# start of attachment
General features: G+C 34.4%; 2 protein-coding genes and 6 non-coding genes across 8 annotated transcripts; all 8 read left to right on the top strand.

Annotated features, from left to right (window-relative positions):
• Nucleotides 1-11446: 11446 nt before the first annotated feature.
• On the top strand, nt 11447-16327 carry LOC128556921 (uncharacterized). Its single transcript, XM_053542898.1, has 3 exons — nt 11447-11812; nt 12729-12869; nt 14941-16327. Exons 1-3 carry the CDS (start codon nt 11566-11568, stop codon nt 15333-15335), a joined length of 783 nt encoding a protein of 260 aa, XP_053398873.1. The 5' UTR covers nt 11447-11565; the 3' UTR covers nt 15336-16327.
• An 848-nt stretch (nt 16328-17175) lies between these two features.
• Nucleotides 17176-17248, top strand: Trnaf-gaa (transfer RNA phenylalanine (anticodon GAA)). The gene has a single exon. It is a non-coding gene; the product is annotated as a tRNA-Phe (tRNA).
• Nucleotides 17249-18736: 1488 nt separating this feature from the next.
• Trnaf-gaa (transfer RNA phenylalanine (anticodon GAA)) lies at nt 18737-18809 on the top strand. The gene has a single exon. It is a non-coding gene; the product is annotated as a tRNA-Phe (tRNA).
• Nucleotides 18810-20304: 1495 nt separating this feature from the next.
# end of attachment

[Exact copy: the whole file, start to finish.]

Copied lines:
General features: G+C 34.4%; 2 protein-coding genes and 6 non-coding genes across 8 annotated transcripts; all 8 read left to right on the top strand.

Annotated features, from left to right (window-relative positions):
• Nucleotides 1-11446: 11446 nt before the first annotated feature.
• On the top strand, nt 11447-16327 carry LOC128556921 (uncharacterized). Its single transcript, XM_053542898.1, has 3 exons — nt 11447-11812; nt 12729-12869; nt 14941-16327. Exons 1-3 carry the CDS (start codon nt 11566-11568, stop codon nt 15333-15335), a joined length of 783 nt encoding a protein of 260 aa, XP_053398873.1. The 5' UTR covers nt 11447-11565; the 3' UTR covers nt 15336-16327.
• An 848-nt stretch (nt 16328-17175) lies between these two features.
• Nucleotides 17176-17248, top strand: Trnaf-gaa (transfer RNA phenylalanine (anticodon GAA)). The gene has a single exon. It is a non-coding gene; the product is annotated as a tRNA-Phe (tRNA).
• Nucleotides 17249-18736: 1488 nt separating this feature from the next.
• Trnaf-gaa (transfer RNA phenylalanine (anticodon GAA)) lies at nt 18737-18809 on the top strand. The gene has a single exon. It is a non-coding gene; the product is annotated as a tRNA-Phe (tRNA).
• Nucleotides 18810-20304: 1495 nt separating this feature from the next.